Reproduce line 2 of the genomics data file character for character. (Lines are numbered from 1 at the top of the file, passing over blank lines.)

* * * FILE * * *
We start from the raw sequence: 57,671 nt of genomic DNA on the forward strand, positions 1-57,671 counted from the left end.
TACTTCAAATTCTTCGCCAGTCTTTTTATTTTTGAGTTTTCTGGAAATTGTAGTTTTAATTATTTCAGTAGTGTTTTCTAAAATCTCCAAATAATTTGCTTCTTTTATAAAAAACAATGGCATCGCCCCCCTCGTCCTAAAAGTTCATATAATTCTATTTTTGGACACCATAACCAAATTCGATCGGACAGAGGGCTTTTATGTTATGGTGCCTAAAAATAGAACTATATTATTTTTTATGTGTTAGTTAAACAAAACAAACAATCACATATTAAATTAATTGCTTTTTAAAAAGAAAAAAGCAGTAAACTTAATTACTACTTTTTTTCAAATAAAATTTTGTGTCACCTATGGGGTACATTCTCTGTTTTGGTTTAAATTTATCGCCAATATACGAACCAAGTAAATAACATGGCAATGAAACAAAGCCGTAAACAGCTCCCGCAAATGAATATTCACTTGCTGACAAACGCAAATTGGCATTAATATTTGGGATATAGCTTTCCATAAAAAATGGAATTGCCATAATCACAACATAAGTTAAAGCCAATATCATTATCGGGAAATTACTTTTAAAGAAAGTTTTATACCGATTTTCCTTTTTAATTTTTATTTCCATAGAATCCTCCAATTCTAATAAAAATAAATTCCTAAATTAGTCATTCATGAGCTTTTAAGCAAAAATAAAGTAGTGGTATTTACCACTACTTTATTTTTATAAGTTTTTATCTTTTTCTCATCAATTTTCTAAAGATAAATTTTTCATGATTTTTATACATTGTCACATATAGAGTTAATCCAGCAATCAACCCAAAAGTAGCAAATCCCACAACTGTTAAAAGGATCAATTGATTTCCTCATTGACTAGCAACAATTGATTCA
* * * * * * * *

TACTTCAAATTCTTCGCCAGTCTTTTTATTTTTGAGTTTTCTGGAAATTGTAGTTTTAATTATTTCAGTAGTGTTTTCTAAAATCTCCAAATAATTTGCTTCTTTTATAAAAAACAATGGCATCGCCCCCCTCGTCCTAAAAGTTCATATAATTCTATTTTTGGACACCATAACCAAATTCGATCGGACAGAGGGCTTTTATGTTATGGTGCCTAAAAATAGAACTATATTATTTTTTATGTGTTAGTTAAACAAAACAAACAATCACATATTAAATTAATTGCTTTTTAAAAAGAAAAAAGCAGTAAACTTAATTACTACTTTTTTTCAAATAAAATTTTGTGTCACCTATGGGGTACATTCTCTGTTTTGGTTTAAATTTATCGCCAATATACGAACCAAGTAAATAACATGGCAATGAAACAAAGCCGTAAACAGCTCCCGCAAATGAATATTCACTTGCTGACAAACGCAAATTGGCATTAATATTTGGGATATAGCTTTCCATAAAAAATGGAATTGCCATAATCACAACATAAGTTAAAGCCAATATCATTATCGGGAAATTACTTTTAAAGAAAGTTTTATACCGATTTTCCTTTTTAATTTTTATTTCCATAGAATCCTCCAATTCTAATAAAAATAAATTCCTAAATTAGTCATTCATGAGCTTTTAAGCAAAAATAAAGTAGTGGTATTTACCACTACTTTATTTTTATAAGTTTTTATCTTTTTCTCATCAATTTTCTAAAGATAAATTTTTCATGATTTTTATACATTGTCACATATAGAGTTAATCCAGCAATCAACCCAAAAGTAGCAAATCCCACAACTGTTAAAAGGATCAATTGATTTCCTCATTGACTAGCAACAATTGATTCA